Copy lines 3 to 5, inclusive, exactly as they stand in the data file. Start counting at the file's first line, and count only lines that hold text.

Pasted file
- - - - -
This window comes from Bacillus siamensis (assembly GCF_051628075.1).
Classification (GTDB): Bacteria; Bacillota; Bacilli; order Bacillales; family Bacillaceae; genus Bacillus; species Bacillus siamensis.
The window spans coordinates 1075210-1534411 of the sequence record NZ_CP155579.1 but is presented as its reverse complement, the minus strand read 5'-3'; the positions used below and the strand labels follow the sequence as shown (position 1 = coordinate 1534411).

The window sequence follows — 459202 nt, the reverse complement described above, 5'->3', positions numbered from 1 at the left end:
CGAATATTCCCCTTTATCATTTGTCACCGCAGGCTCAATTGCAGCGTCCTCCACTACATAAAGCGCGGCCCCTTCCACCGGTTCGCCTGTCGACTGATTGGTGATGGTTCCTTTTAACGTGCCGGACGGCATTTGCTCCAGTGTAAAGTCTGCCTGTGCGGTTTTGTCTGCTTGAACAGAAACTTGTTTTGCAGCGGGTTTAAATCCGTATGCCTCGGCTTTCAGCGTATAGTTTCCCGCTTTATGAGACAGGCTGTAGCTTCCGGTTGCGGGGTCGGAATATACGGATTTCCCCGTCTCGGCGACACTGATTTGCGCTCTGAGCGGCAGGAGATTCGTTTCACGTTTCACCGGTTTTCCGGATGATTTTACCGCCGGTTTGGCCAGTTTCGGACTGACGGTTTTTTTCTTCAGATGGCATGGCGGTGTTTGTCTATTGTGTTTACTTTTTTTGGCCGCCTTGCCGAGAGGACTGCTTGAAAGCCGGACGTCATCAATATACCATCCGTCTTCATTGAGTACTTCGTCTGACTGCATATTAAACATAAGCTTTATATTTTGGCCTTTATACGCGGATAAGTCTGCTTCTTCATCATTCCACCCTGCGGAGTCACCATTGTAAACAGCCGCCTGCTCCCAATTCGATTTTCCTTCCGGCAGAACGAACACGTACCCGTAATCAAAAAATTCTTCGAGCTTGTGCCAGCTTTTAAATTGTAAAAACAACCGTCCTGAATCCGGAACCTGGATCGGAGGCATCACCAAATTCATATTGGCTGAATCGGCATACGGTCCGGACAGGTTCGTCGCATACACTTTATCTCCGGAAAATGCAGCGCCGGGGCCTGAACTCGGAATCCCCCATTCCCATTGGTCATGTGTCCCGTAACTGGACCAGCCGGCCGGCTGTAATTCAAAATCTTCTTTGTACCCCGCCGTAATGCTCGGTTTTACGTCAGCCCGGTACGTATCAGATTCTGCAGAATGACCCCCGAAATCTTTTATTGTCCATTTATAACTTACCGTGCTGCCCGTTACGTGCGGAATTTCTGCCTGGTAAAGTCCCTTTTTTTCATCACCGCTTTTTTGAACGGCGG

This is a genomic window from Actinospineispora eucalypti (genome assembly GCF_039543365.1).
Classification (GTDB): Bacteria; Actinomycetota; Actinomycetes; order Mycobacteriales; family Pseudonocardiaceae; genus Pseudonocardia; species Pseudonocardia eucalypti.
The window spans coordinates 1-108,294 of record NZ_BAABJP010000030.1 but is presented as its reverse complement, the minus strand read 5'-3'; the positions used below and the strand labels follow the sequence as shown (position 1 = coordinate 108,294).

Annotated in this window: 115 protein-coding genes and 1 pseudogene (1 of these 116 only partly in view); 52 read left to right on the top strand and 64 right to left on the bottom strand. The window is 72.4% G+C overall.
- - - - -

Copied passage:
The window spans coordinates 1075210-1534411 of the sequence record NZ_CP155579.1 but is presented as its reverse complement, the minus strand read 5'-3'; the positions used below and the strand labels follow the sequence as shown (position 1 = coordinate 1534411).

The window sequence follows — 459202 nt, the reverse complement described above, 5'->3', positions numbered from 1 at the left end:
CGAATATTCCCCTTTATCATTTGTCACCGCAGGCTCAATTGCAGCGTCCTCCACTACATAAAGCGCGGCCCCTTCCACCGGTTCGCCTGTCGACTGATTGGTGATGGTTCCTTTTAACGTGCCGGACGGCATTTGCTCCAGTGTAAAGTCTGCCTGTGCGGTTTTGTCTGCTTGAACAGAAACTTGTTTTGCAGCGGGTTTAAATCCGTATGCCTCGGCTTTCAGCGTATAGTTTCCCGCTTTATGAGACAGGCTGTAGCTTCCGGTTGCGGGGTCGGAATATACGGATTTCCCCGTCTCGGCGACACTGATTTGCGCTCTGAGCGGCAGGAGATTCGTTTCACGTTTCACCGGTTTTCCGGATGATTTTACCGCCGGTTTGGCCAGTTTCGGACTGACGGTTTTTTTCTTCAGATGGCATGGCGGTGTTTGTCTATTGTGTTTACTTTTTTTGGCCGCCTTGCCGAGAGGACTGCTTGAAAGCCGGACGTCATCAATATACCATCCGTCTTCATTGAGTACTTCGTCTGACTGCATATTAAACATAAGCTTTATATTTTGGCCTTTATACGCGGATAAGTCTGCTTCTTCATCATTCCACCCTGCGGAGTCACCATTGTAAACAGCCGCCTGCTCCCAATTCGATTTTCCTTCCGGCAGAACGAACACGTACCCGTAATCAAAAAATTCTTCGAGCTTGTGCCAGCTTTTAAATTGTAAAAACAACCGTCCTGAATCCGGAACCTGGATCGGAGGCATCACCAAATTCATATTGGCTGAATCGGCATACGGTCCGGACAGGTTCGTCGCATACACTTTATCTCCGGAAAATGCAGCGCCGGGGCCTGAACTCGGAATCCCCCATTCCCATTGGTCATGTGTCCCGTAACTGGACCAGCCGGCCGGCTGTAATTCAAAATCTTCTTTGTACCCCGCCGTAATGCTCGGTTTTACGTCAGCCCGGTACGTATCAGATTCTGCAGAATGACCCCCGAAATCTTTTATTGTCCATTTATAACTTACCGTGCTGCCCGTTACGTGCGGAATTTCTGCCTGGTAAAGTCCCTTTTTTTCATCACCGCTTTTTTGAACGGCGG